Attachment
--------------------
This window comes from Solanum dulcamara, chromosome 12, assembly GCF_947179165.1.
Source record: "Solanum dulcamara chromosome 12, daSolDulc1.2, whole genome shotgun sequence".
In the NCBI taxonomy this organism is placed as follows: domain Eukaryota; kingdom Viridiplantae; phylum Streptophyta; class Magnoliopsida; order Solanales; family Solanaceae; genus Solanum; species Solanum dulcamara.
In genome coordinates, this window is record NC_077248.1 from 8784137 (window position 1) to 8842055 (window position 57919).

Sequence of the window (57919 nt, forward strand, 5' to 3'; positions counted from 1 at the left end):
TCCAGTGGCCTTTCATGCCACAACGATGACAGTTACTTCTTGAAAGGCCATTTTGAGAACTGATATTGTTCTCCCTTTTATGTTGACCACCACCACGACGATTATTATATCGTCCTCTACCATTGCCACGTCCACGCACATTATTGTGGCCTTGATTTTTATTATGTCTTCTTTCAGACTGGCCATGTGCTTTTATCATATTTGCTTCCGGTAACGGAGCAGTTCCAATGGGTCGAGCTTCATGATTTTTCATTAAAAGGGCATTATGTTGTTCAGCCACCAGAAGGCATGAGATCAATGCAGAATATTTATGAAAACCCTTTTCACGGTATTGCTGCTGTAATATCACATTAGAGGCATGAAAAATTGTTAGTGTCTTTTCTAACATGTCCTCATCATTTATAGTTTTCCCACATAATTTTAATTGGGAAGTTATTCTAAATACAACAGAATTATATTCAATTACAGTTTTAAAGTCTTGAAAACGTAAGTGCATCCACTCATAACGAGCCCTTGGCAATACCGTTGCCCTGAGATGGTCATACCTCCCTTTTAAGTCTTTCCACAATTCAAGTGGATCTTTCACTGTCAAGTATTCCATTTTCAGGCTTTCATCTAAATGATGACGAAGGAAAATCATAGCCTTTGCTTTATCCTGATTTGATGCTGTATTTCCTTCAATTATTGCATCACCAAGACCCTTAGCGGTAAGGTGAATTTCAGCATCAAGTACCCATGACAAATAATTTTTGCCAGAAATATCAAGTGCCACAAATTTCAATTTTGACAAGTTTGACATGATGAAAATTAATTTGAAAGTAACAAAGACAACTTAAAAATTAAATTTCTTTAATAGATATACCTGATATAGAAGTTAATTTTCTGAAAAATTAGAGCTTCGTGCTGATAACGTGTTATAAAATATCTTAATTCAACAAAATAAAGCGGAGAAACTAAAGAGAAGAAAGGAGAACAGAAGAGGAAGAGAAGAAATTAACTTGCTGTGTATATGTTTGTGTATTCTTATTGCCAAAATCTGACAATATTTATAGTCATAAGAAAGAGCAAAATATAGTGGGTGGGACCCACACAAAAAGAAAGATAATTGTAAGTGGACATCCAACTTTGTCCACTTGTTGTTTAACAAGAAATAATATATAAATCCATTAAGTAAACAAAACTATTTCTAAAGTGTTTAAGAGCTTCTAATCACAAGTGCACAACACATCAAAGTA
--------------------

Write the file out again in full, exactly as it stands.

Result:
This window comes from Solanum dulcamara, chromosome 12, assembly GCF_947179165.1.
Source record: "Solanum dulcamara chromosome 12, daSolDulc1.2, whole genome shotgun sequence".
In the NCBI taxonomy this organism is placed as follows: domain Eukaryota; kingdom Viridiplantae; phylum Streptophyta; class Magnoliopsida; order Solanales; family Solanaceae; genus Solanum; species Solanum dulcamara.
In genome coordinates, this window is record NC_077248.1 from 8784137 (window position 1) to 8842055 (window position 57919).

Sequence of the window (57919 nt, forward strand, 5' to 3'; positions counted from 1 at the left end):
TCCAGTGGCCTTTCATGCCACAACGATGACAGTTACTTCTTGAAAGGCCATTTTGAGAACTGATATTGTTCTCCCTTTTATGTTGACCACCACCACGACGATTATTATATCGTCCTCTACCATTGCCACGTCCACGCACATTATTGTGGCCTTGATTTTTATTATGTCTTCTTTCAGACTGGCCATGTGCTTTTATCATATTTGCTTCCGGTAACGGAGCAGTTCCAATGGGTCGAGCTTCATGATTTTTCATTAAAAGGGCATTATGTTGTTCAGCCACCAGAAGGCATGAGATCAATGCAGAATATTTATGAAAACCCTTTTCACGGTATTGCTGCTGTAATATCACATTAGAGGCATGAAAAATTGTTAGTGTCTTTTCTAACATGTCCTCATCATTTATAGTTTTCCCACATAATTTTAATTGGGAAGTTATTCTAAATACAACAGAATTATATTCAATTACAGTTTTAAAGTCTTGAAAACGTAAGTGCATCCACTCATAACGAGCCCTTGGCAATACCGTTGCCCTGAGATGGTCATACCTCCCTTTTAAGTCTTTCCACAATTCAAGTGGATCTTTCACTGTCAAGTATTCCATTTTCAGGCTTTCATCTAAATGATGACGAAGGAAAATCATAGCCTTTGCTTTATCCTGATTTGATGCTGTATTTCCTTCAATTATTGCATCACCAAGACCCTTAGCGGTAAGGTGAATTTCAGCATCAAGTACCCATGACAAATAATTTTTGCCAGAAATATCAAGTGCCACAAATTTCAATTTTGACAAGTTTGACATGATGAAAATTAATTTGAAAGTAACAAAGACAACTTAAAAATTAAATTTCTTTAATAGATATACCTGATATAGAAGTTAATTTTCTGAAAAATTAGAGCTTCGTGCTGATAACGTGTTATAAAATATCTTAATTCAACAAAATAAAGCGGAGAAACTAAAGAGAAGAAAGGAGAACAGAAGAGGAAGAGAAGAAATTAACTTGCTGTGTATATGTTTGTGTATTCTTATTGCCAAAATCTGACAATATTTATAGTCATAAGAAAGAGCAAAATATAGTGGGTGGGACCCACACAAAAAGAAAGATAATTGTAAGTGGACATCCAACTTTGTCCACTTGTTGTTTAACAAGAAATAATATATAAATCCATTAAGTAAACAAAACTATTTCTAAAGTGTTTAAGAGCTTCTAATCACAAGTGCACAACACATCAAAGTA